From Bournemouth to Burnley: the emotional exit of Eddie Howe

Howe


Eddie Howe’s move from Dorset to Lancashire seems one of a kind in many ways. In the end, as with so many managerial departures, it had the feel of a break-up. And it was always going to be like that, given the depth of feeling involved and his length of service on the south coast.


Bournemouth’s final game under Howe’s leadership involved a Friday night in Essex, one final fling to bring a long love affair to a close. Colchester United were the hosts and there was also, through the live broadcast of the game, an invitation for the world to watch on. It made for fascinating viewing, if slightly uncomfortable at times. Bournemouth love Eddie Howe and Eddie Howe loves Bournemouth.

Howe’s demeanour throughout the saga of courtship from a succession of clubs has been deeply apologetic. No bullishness. No treachery. Very little in the way of open excitement at interest from Crystal Palace, Charlton Athletic and Burnley. Instead, there was just resignation. Perhaps the perfect end, if any mid-season exit could ever be so, to such a successful time.

Perfect for a supporter, anyway, dealing with the familiar feeling of being jilted. One imagines the majority of Bournemouth fans could not possibly begrudge Howe his move and would wish him every success with Burnley. Most enlightened football supporters would join them.

There is also an enormous amount of goodwill towards Bournemouth and the new man, while facing an unenviable task in replacing such an incredibly popular and successful figure, will find the club in a far better position, both on and off the pitch, than it was before Howe’s arrival.

The sparsely-populated surroundings of Colchester’s Weston Homes Community Stadium provided an eerie backdrop to Howe’s last game with the Cherries. Thousands of seats were left unoccupied, a snapshot of the apathy he is aiming to leave behind in pursuit of a place in the Premier League. Some of them, the ones facing Howe, even spelled out the word “jobs” in white on blue, as if to remind him of these terrible things that dominate our lives and often dictate our moods.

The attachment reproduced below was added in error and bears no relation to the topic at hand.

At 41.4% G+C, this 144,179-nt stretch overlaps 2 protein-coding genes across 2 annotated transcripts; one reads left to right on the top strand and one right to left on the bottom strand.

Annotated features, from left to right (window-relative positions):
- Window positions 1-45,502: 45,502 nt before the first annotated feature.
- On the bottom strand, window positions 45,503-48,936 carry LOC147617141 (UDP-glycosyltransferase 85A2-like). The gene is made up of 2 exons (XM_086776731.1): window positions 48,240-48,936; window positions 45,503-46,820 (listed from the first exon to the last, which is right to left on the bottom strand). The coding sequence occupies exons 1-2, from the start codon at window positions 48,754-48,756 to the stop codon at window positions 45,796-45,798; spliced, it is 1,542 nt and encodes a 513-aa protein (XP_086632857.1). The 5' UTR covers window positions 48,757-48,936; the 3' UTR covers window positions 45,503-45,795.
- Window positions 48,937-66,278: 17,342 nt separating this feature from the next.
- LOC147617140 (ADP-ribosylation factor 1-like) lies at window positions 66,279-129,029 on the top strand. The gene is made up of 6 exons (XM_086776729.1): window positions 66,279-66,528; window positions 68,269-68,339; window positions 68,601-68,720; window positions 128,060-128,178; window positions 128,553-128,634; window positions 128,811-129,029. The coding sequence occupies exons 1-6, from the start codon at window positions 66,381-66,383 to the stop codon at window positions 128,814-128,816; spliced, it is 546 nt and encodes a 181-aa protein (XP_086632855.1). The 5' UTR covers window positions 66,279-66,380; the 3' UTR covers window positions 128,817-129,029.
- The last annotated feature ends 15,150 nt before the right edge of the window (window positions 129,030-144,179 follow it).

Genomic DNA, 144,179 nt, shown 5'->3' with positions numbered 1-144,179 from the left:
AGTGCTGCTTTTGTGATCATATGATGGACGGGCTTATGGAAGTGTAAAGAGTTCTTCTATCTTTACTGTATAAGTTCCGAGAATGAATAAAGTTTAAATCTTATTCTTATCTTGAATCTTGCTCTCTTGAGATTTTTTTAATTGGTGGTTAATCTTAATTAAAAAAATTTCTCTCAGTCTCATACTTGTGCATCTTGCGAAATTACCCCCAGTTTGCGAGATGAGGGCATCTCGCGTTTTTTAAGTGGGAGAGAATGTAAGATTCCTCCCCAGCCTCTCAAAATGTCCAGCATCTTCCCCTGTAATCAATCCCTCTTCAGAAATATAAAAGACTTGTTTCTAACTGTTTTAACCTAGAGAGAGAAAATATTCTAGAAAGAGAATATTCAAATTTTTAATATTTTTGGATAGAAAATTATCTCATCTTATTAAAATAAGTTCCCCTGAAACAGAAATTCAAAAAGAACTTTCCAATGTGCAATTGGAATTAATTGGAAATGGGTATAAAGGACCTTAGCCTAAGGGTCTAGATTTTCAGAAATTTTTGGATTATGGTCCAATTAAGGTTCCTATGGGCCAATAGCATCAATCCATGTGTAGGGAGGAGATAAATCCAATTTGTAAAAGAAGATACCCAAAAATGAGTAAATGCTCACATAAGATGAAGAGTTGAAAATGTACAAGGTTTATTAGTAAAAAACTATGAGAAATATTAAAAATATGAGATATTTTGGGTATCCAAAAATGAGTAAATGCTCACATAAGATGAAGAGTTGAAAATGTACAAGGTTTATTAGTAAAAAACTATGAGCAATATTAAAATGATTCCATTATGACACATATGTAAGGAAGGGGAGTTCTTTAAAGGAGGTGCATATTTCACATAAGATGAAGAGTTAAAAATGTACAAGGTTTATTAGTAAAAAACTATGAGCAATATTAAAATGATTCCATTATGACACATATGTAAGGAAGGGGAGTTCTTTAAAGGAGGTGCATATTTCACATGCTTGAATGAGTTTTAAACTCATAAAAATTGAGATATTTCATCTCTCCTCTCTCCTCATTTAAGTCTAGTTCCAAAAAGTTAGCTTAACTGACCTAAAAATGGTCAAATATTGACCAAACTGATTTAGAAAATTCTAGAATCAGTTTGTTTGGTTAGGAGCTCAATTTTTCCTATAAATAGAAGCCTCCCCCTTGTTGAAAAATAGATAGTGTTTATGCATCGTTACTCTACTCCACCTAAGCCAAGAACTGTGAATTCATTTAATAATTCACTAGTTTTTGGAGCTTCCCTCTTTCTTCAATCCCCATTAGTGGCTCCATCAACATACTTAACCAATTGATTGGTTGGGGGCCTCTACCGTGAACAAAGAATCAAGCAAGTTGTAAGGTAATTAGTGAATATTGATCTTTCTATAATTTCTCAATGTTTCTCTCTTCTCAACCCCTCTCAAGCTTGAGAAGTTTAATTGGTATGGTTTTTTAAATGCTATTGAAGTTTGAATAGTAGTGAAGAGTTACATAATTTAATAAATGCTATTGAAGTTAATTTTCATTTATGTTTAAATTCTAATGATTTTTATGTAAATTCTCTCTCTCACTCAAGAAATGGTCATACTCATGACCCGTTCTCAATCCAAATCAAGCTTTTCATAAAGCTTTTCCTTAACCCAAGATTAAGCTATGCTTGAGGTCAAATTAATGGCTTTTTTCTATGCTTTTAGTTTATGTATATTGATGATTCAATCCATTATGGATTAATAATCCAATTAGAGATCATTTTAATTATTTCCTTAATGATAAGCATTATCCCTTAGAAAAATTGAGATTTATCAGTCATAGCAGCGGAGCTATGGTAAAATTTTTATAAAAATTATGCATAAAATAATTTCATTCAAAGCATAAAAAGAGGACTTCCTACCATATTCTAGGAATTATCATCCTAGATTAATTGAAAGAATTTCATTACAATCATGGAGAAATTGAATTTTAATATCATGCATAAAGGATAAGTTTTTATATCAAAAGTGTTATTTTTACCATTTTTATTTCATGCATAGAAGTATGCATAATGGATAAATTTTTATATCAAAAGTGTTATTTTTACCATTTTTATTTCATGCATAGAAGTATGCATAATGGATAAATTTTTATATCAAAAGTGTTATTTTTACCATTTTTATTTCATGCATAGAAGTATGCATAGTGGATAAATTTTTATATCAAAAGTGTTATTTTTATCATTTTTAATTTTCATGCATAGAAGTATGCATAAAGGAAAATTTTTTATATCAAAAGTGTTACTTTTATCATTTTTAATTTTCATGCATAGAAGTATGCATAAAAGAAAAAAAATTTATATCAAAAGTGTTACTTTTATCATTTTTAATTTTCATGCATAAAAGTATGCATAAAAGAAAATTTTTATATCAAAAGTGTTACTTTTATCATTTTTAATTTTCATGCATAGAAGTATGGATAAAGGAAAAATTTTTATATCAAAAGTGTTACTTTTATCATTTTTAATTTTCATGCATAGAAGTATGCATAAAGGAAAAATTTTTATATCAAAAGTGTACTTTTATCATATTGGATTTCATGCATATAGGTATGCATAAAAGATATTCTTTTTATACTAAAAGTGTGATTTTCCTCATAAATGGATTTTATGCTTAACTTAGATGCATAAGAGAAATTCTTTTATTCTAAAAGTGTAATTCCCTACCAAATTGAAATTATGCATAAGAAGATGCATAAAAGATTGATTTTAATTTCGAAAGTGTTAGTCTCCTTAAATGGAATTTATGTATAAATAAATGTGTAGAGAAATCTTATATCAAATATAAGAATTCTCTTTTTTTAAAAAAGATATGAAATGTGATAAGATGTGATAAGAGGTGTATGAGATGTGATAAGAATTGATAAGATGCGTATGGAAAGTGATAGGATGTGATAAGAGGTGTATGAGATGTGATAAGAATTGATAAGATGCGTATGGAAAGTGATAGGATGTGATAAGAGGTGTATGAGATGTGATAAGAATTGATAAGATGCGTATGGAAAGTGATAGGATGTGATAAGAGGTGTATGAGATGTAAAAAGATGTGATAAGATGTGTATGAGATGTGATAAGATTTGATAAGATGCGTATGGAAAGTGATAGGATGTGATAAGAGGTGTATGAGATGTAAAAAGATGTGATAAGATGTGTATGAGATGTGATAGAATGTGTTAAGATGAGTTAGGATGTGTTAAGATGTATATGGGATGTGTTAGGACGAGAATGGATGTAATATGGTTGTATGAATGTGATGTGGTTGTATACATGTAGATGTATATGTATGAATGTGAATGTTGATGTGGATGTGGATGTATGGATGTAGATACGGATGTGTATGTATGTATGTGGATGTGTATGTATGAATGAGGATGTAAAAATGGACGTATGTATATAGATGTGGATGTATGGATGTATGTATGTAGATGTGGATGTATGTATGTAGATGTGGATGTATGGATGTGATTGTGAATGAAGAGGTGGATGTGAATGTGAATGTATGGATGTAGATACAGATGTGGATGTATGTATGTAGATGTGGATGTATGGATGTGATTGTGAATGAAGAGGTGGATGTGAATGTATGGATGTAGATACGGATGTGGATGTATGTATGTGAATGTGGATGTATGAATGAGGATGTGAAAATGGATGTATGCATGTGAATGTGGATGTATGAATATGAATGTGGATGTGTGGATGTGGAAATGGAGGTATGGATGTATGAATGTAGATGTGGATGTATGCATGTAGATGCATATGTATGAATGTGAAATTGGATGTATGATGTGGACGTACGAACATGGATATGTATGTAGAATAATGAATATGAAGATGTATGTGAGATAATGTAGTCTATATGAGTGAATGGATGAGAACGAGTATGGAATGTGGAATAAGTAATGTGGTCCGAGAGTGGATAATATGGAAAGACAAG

It was, nevertheless, just another game for Colchester and John Ward’s men approached it with an efficient ruthlessness which brought about a fully deserved victory. Former Liverpool trainee Steven Gillespie was the home side’s hero, coming off the bench to net two late goals after fellow substitute Steve Fletcher had opened the scoring for Bournemouth.

Fletcher and his team-mates celebrated by running to the sidelines and mobbing Howe, which at least provided everyone connected with the club one last celebratory moment before he departed. But the evening otherwise felt extremely melancholy. After years of fairytale stuff, maybe the happy ending was asking for too much.

Anyone who doesn’t “get” football, who doesn’t understand how or why it affects people, anyone who fails to grasp its wider impact, just needed to tune in and absorb the emotion of this occasion.

If things worked slightly differently, Howe would never be leaving Bournemouth. The connection he has with the place is clear. The problem, as Howe himself outlined in a post-match interview that felt like an intrusion on grief, is that the offers kept coming and the answer could not be “no” forever.

Sure, this is all laying it on very thickly. But any opportunity to empathise with those fortunate enough to earn a living through football must be grasped with both hands. One game into his Burnley career, all this will be in the past.

Documenting events from the perspective of the new club in Eddie Howe’s life could easily be forgotten. Burnley may be seen as unfashionable by some, primarily those who base their opinions on whether a club has enjoyed an extended stay in the Premier League, but there is much to admire. Turf Moor, currently entering its 128th year, is certainly not afraid to draw on its history and Burnley are also still basking in the more recent glory of their play-off final victory over Sheffield United and a top-flight win over Manchester United.

An interesting challenge awaits Howe in Lancashire. QPR may deservedly head the Championship table but there is a very long neck beneath them and Burnley are just one of the many hopefuls attempting to clamber their way upwards. Similar to League One in the non-stop nature of its fixture list and propensity to punish the merest hint of an off-day, Howe’s new division will provide a steep learning curve.

There is also the small matter of a south coast boy having to adapt to a new way of living. Howe was born in Dorset, all but two of his league appearances came for the club he is leaving and the exceptions were a pair of performances for near neighbours Portsmouth.

Once he settles into his new habitat up north, Howe might find time to glance 35 miles or so west to the coastal life he has just left behind. He may not seem sure at the moment, but if Burnley climb to the same heady heights currently enjoyed by Blackpool, Eddie Howe will know he made the right decision.

It was certainly the most difficult one he has ever had to make.


More on Eddie Howe elsewhere:


The Seventy Two published an outstanding series of articles about the Football League between 2010-12 and was the brainchild of Leicester City fan, David Bevan. As well as collaborating with The Two Unfortunates on the Football League Blog Network and a mammoth 2011-12 season preview, the site featured a host of leading bloggers and David was rewarded with a nomination in the 2011 Football Supporters’ Federation awards. Latterly, he was joined as co-editor by Joe Harrison and TTU is happy to present this archive of the site’s output.

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